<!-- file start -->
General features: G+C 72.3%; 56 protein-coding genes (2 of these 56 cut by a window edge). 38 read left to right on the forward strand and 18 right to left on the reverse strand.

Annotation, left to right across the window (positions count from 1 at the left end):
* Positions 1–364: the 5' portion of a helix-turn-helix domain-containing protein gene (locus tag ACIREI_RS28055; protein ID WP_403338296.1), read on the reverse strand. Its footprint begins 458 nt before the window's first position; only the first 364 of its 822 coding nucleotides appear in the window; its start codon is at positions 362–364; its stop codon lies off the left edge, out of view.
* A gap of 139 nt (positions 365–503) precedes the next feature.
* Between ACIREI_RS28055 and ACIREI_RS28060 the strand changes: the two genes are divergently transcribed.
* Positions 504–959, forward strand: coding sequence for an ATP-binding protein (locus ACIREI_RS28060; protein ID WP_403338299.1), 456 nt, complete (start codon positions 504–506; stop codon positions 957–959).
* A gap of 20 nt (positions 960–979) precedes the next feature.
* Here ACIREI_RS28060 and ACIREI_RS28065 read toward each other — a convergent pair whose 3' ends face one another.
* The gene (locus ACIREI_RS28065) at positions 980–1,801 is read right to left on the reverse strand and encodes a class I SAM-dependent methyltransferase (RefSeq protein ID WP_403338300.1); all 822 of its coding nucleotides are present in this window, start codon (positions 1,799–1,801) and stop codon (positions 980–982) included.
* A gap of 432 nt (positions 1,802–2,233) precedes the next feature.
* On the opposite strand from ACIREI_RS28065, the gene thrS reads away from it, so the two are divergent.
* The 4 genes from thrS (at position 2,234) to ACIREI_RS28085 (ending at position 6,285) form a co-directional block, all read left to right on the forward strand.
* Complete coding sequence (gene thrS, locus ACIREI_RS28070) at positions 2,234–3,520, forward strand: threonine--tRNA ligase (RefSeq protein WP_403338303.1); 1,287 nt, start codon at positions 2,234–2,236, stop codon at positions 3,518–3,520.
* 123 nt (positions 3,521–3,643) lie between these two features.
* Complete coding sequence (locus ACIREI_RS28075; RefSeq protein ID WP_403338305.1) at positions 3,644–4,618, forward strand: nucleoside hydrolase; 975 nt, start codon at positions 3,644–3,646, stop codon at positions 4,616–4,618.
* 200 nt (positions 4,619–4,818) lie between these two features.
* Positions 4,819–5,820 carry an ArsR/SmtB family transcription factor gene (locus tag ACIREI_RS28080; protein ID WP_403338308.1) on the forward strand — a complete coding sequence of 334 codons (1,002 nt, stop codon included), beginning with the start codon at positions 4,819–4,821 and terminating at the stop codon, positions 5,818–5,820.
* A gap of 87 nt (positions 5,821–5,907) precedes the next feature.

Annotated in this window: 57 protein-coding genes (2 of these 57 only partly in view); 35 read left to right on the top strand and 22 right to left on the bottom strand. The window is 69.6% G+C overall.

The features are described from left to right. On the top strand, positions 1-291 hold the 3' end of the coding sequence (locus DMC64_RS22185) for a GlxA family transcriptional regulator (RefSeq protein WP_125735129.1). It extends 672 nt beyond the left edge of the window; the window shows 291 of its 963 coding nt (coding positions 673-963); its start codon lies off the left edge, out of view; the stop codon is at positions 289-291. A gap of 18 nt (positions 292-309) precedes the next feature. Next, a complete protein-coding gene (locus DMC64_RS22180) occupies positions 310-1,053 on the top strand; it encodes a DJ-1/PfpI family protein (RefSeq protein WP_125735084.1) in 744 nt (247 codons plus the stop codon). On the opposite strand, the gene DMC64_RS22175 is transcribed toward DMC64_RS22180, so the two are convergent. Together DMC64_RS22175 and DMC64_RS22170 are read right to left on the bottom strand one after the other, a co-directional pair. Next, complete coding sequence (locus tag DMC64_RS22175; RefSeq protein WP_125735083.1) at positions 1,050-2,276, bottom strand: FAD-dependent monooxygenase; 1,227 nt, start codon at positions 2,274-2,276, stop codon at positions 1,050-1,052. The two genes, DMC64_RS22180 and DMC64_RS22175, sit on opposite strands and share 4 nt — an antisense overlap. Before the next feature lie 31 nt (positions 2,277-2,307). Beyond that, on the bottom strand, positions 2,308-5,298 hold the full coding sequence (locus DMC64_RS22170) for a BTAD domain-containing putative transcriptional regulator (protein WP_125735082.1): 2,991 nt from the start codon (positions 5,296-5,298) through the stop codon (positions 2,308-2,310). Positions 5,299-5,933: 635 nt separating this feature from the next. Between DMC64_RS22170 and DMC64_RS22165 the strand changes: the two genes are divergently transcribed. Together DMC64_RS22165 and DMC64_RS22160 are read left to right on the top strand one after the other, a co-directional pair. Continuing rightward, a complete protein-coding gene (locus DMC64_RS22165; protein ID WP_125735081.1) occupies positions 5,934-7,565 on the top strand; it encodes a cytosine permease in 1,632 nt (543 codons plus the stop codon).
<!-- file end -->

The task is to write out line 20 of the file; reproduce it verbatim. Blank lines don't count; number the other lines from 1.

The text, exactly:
The features are described from left to right. On the top strand, positions 1-291 hold the 3' end of the coding sequence (locus DMC64_RS22185) for a GlxA family transcriptional regulator (RefSeq protein WP_125735129.1). It extends 672 nt beyond the left edge of the window; the window shows 291 of its 963 coding nt (coding positions 673-963); its start codon lies off the left edge, out of view; the stop codon is at positions 289-291. A gap of 18 nt (positions 292-309) precedes the next feature. Next, a complete protein-coding gene (locus DMC64_RS22180) occupies positions 310-1,053 on the top strand; it encodes a DJ-1/PfpI family protein (RefSeq protein WP_125735084.1) in 744 nt (247 codons plus the stop codon). On the opposite strand, the gene DMC64_RS22175 is transcribed toward DMC64_RS22180, so the two are convergent. Together DMC64_RS22175 and DMC64_RS22170 are read right to left on the bottom strand one after the other, a co-directional pair. Next, complete coding sequence (locus tag DMC64_RS22175; RefSeq protein WP_125735083.1) at positions 1,050-2,276, bottom strand: FAD-dependent monooxygenase; 1,227 nt, start codon at positions 2,274-2,276, stop codon at positions 1,050-1,052. The two genes, DMC64_RS22180 and DMC64_RS22175, sit on opposite strands and share 4 nt — an antisense overlap. Before the next feature lie 31 nt (positions 2,277-2,307). Beyond that, on the bottom strand, positions 2,308-5,298 hold the full coding sequence (locus DMC64_RS22170) for a BTAD domain-containing putative transcriptional regulator (protein WP_125735082.1): 2,991 nt from the start codon (positions 5,296-5,298) through the stop codon (positions 2,308-2,310). Positions 5,299-5,933: 635 nt separating this feature from the next. Between DMC64_RS22170 and DMC64_RS22165 the strand changes: the two genes are divergently transcribed. Together DMC64_RS22165 and DMC64_RS22160 are read left to right on the top strand one after the other, a co-directional pair. Continuing rightward, a complete protein-coding gene (locus DMC64_RS22165; protein ID WP_125735081.1) occupies positions 5,934-7,565 on the top strand; it encodes a cytosine permease in 1,632 nt (543 codons plus the stop codon).